“Simon and his companions went to look for him, and when they found him, they exclaimed: ‘Everyone is looking for you!’” (Mark 1:36-37)
Many professional leaders, executives and managers are working harder with fewer resources every year. As a Christian psychologist and church pastor, I am no stranger to this predicament. The do-more-with-less-and-better culture is pervasive at church as well as at work. But having 24/7 Internet access, constant connection via smart phones, caffeine addiction, sleep deprivation, and being stressed out in general can cause the body to be in a chronic fight-or-flight state (Eblin, 2014).
The chronic fight-or-flight state, if mild, leads to anxiety, insomnia, poor decision-making, a lack of focus and generally poor health. In the long run, it leads to broken relationships, premature aging and early death.
The life of the overworked and overwhelmed is vividly depicted through Jesus’ example in Mark 1:37 when Simon and his companions exclaimed, “Everyone is looking for you [Jesus]!” Simon’s statement signaled an imminent plea for Jesus’ attention, as was the routine when Jesus was asked to heal the sick or deal with demons. Here is an intriguing question: How did Lord Jesus prevent himself from falling into a chronic fight-or-flight state in the midst of frantic demands?
According to studies, when a person directs his or her awareness to the present moment and accepts his or her feelings, thoughts and bodily sensations, wellness can be restored. However, this requires quietness and focus without excitation or unwanted simulation—a state of being uncommon in our everyday lives. What does this look like for Christians? The preceding verse, Mark 1:35, depicts Jesus praying in a solitary place and suggests that prayer and meditation seem to offer relief and restoration to us Christians:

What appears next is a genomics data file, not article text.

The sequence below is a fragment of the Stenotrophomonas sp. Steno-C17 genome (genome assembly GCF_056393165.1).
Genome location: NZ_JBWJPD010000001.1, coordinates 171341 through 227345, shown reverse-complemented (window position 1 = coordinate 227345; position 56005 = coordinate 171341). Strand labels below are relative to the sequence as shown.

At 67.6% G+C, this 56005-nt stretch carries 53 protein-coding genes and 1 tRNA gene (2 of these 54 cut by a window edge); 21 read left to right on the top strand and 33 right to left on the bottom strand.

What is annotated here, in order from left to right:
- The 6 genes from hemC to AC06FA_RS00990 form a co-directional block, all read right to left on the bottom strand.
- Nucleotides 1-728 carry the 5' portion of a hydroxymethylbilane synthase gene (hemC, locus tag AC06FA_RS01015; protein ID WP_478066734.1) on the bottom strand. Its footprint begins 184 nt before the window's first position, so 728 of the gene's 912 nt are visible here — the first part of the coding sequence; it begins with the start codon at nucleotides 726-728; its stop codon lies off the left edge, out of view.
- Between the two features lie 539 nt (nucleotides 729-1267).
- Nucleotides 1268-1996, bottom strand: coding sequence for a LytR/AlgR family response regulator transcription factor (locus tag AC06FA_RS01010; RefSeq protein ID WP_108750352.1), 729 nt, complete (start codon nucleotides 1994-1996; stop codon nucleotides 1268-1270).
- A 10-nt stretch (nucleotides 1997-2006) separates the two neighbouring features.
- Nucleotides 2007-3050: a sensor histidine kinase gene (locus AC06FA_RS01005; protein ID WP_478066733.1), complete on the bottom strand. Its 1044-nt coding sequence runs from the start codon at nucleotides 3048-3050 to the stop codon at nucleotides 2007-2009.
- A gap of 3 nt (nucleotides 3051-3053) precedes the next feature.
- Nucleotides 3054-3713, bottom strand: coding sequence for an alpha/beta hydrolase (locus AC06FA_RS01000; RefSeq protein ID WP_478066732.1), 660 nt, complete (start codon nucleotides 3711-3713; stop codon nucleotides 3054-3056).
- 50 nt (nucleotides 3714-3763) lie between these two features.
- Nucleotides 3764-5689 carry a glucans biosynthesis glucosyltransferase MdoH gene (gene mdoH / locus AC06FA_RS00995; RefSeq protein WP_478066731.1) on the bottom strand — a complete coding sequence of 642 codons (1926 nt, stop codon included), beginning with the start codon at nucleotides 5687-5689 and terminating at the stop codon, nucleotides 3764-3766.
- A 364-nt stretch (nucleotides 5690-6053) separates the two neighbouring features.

“Very early in the morning, while it was still dark, Jesus got up, left the house and went off to a solitary place, where he prayed.”
Jesus’ behavior here is similar to the contemplative meditation recommended by studies today. Throughout the Gospels, Jesus purposely engages in tranquil closeness with the Father through prayer. Jesus deliberately quiets His heart so that he can be enriched through intimate communion with God. We can learn from Christ to regularly disengage from the world’s demands—to periodically put down our electronic gadgets in order to be “contemplative” and in close communion with God, so that we do not become overwhelmed by the demands of our world.
- Do you feel overworked and overwhelmed?
- If so, what have you done thus far to ease the stress?
- Moving forward, can you commit to deliberately spending time with the Lord before dealing with everyday business?
Written by Phillip Lowe. Artwork by Carol Li